–Marc Brassard writes about Stephane Da Costa and the most interesting comment comes from Paul MacLean:
I think he [Da Costa] is in better shape … His strength and his skating is good, while his vision of the game has never been questioned. It is stronger and consequently faster, so it can ‘compete ‘ at a higher level . He is very close [to being an NHL player].
Which reminds me of one of my favourite comments about Da Costa when he was in the NCAA:
he looks like McLovin’ with his shirt off
If his conditioning is actually where it should be I expect him to have a big year in Binghamton.
–Travis Yost talks about Paul MacLean favouring pairs of players on lines with a rotating third. It was pointed out to Travis is that the 80s Oilers and 70s Canadiens did the same thing, so the idea goes back to Scotty Bowman, but seems to be firmly attached to talented lineups.
–ESPN offers its Ultimate Team Rankings by:
[surveying] 1,011 sports fans across North America in the spring to determine what they want most in return for the emotion, money and time they invest in their favorite clubs. Our poll covered 25 topics, from “has likable players” to “provides an avenue for fans to give feedback to the franchise.” Next, through ESPN.com and NetReflector, a Seattle opinion research company, we asked fans to rate their favorite teams online in each category. (Thanks to the 59,298 of you who responded!) We grouped the grades into seven of the eight subjects you see at right. For the remaining category, bang for the buck, we relied on calculations we’ve developed with researchers at the University of Oregon’s Warsaw Sports Marketing Center to figure out how efficiently teams convert revenues from fans into performance on the field (including postseason victories). Finally, we combined each team’s score across all eight categories into a weighted average, based on the results of our national poll. Since fans said affordability was about 40 percent more important than stadium experience, for example, our formula reflects that.
The Sens were 9th overall (3rd best among NHL teams–Pittsburgh was first; Ottawa was 82nd last year). Full details are here; the stadium experience was the lowest ranked, while coaching was highest. The lovely Leafs appeared as the worst team (in all leagues) for both affordability and bang for the buck–congrats!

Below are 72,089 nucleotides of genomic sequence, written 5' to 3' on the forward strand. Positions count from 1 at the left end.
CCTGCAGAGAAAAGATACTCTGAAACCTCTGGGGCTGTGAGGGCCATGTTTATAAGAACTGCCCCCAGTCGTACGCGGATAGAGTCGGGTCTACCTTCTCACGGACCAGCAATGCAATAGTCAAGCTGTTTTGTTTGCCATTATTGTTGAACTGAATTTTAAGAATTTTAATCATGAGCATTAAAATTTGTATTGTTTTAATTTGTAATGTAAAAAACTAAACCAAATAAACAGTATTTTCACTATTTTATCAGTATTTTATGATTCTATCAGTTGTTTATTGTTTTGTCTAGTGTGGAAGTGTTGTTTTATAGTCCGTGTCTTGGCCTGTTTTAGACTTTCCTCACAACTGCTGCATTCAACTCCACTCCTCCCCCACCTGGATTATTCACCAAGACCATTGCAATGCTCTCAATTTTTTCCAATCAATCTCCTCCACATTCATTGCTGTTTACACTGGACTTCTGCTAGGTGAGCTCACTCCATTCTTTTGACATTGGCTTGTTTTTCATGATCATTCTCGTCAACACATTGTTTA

–Mark Parisi offers his ups and downs for the pre-season and my favourite comment is this:
Michael Sdao: This kid is all over the place. Shooting, fighting, hitting… he needs some coaching to help settle him down. Like the potential, though.
Mark brings up a good point–the last thing the Sens need Sdao doing is shooting, fighting, and hitting. The coach probably wants to get Chris Neil and Zack Smith to cut out that crap too. Shooting seems like a particular problem the team should avoid.
–Jeremy Milks offers his thoughts on the Sens-Leafs pre-season game, but I’m less interested in his comments than him calling Jean-Gabriel Pageau a “kid”–no doubt channelling his inner (outer?) Don Cherry.
–Greg Wyshynski looks at the purpose of captains in the NHL and concludes:
It tells you where a franchise is headed, or where it wants to go. It gives you a psych evaluation of the roster. It reveals who the leaders are, and who’s along for the ride.
This is an interesting theory, but Greg doesn’t justify the statement. I think what he’s trying to say is that (for example) if a star player is awarded the captaincy it’s based on the hope that the player will justify the move by providing leadership, whereas a non-star is given the C in the hopes that their work ethic/intangibles will spur on imitation. It seems like a reasonable enough conclusion, although I’d be more interested in seeing someone trying to discern how effective it really is.
This article is written by Peter Levi (@eyeonthesens)